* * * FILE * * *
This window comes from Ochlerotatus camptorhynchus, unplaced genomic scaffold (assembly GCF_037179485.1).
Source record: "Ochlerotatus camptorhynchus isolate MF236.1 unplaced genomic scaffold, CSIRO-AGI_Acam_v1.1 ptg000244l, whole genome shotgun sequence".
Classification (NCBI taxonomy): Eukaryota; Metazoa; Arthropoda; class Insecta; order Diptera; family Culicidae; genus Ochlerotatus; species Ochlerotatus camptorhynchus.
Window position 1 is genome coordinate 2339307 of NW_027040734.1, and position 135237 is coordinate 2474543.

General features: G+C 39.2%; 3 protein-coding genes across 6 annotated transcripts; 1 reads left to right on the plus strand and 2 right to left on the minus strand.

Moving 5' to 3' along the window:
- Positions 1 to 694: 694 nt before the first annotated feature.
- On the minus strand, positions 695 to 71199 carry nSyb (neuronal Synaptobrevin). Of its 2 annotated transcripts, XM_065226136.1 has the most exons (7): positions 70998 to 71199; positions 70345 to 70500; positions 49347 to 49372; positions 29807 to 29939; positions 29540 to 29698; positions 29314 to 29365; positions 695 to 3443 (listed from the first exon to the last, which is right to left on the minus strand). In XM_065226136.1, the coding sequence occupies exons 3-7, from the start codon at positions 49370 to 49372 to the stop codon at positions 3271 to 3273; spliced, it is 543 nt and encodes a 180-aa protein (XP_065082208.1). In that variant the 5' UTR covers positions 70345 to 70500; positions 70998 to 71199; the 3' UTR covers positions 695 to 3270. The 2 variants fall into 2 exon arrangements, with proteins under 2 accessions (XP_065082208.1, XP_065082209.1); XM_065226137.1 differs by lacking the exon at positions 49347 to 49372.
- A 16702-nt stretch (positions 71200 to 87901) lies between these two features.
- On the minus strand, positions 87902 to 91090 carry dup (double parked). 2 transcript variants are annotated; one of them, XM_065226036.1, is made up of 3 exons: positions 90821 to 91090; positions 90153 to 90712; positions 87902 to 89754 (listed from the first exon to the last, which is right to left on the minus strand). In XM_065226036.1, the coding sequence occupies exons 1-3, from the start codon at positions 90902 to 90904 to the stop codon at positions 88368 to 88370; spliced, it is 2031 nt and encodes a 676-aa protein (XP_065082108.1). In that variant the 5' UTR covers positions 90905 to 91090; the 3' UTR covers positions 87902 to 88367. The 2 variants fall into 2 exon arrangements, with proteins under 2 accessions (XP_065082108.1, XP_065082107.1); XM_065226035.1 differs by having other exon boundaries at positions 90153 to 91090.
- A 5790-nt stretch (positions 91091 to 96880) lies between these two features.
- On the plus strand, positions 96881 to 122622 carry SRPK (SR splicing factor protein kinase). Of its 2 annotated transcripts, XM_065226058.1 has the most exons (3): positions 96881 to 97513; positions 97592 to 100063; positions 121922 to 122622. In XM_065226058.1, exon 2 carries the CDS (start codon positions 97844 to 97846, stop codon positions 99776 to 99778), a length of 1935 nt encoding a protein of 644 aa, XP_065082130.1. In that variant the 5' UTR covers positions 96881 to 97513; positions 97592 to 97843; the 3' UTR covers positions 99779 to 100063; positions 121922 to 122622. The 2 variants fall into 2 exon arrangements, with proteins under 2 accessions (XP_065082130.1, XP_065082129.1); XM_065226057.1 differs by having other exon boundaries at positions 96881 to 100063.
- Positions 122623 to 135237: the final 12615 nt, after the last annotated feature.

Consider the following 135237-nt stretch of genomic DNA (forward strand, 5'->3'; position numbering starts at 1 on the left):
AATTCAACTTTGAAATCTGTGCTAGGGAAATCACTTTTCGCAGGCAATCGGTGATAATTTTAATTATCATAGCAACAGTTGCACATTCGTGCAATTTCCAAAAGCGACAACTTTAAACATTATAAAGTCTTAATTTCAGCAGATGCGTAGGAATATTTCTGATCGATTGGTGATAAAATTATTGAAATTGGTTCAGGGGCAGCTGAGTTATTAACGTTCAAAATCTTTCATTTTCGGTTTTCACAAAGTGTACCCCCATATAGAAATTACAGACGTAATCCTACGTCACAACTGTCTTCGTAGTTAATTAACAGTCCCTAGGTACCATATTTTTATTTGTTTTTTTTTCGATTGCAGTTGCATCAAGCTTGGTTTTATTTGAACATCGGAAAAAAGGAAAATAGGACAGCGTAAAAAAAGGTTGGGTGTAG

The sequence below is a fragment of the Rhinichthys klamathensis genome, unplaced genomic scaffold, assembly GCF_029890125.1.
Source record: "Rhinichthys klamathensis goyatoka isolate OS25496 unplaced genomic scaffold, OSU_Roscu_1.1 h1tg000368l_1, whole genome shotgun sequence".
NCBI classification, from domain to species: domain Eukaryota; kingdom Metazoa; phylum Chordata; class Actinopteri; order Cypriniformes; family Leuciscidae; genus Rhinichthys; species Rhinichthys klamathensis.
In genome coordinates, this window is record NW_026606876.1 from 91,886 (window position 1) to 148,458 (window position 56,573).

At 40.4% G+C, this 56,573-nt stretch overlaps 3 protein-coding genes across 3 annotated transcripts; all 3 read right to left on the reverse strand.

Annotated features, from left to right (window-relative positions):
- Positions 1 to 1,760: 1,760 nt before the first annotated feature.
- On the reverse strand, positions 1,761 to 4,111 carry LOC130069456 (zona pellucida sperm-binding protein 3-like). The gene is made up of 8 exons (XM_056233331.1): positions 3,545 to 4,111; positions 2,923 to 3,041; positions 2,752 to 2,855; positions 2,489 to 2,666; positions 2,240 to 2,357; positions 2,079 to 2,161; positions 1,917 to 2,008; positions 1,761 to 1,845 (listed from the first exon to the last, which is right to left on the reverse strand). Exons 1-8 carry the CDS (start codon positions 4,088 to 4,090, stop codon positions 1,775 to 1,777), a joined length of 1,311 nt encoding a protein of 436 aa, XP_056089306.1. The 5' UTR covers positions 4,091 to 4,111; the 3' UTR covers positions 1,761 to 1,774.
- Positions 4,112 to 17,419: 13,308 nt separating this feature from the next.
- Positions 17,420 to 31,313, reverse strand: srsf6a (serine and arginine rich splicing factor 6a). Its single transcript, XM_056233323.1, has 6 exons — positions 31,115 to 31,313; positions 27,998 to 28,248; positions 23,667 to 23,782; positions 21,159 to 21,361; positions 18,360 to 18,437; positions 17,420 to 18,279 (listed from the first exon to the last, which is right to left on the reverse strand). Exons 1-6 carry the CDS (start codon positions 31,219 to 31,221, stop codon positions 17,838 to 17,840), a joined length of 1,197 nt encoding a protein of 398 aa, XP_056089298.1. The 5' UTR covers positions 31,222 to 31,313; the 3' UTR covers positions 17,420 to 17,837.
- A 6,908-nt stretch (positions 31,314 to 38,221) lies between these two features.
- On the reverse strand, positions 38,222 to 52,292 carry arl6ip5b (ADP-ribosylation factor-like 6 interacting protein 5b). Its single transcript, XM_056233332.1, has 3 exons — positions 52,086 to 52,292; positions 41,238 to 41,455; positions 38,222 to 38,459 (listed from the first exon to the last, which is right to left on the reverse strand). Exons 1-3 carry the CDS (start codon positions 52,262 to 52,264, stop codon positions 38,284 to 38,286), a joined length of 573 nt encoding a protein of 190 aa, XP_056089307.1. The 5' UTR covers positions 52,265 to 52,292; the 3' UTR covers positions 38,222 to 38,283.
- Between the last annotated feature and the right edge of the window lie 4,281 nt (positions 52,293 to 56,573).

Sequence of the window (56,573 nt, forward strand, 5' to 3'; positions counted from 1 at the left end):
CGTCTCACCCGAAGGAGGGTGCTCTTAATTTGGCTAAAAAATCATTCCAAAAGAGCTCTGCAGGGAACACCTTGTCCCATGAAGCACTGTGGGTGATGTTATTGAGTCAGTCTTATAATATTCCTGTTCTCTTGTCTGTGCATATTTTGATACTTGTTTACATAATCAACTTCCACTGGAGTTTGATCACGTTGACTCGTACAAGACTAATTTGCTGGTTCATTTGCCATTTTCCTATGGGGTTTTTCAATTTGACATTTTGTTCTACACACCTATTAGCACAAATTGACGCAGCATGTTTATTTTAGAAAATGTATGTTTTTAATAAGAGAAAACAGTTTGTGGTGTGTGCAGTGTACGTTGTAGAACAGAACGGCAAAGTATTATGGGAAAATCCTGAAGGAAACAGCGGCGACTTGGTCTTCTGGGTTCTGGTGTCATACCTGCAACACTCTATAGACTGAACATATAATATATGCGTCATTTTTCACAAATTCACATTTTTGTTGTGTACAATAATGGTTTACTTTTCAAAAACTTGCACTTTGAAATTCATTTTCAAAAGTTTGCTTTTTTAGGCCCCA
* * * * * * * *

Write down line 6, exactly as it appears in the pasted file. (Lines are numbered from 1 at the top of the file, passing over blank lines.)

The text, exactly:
Moving 5' to 3' along the window: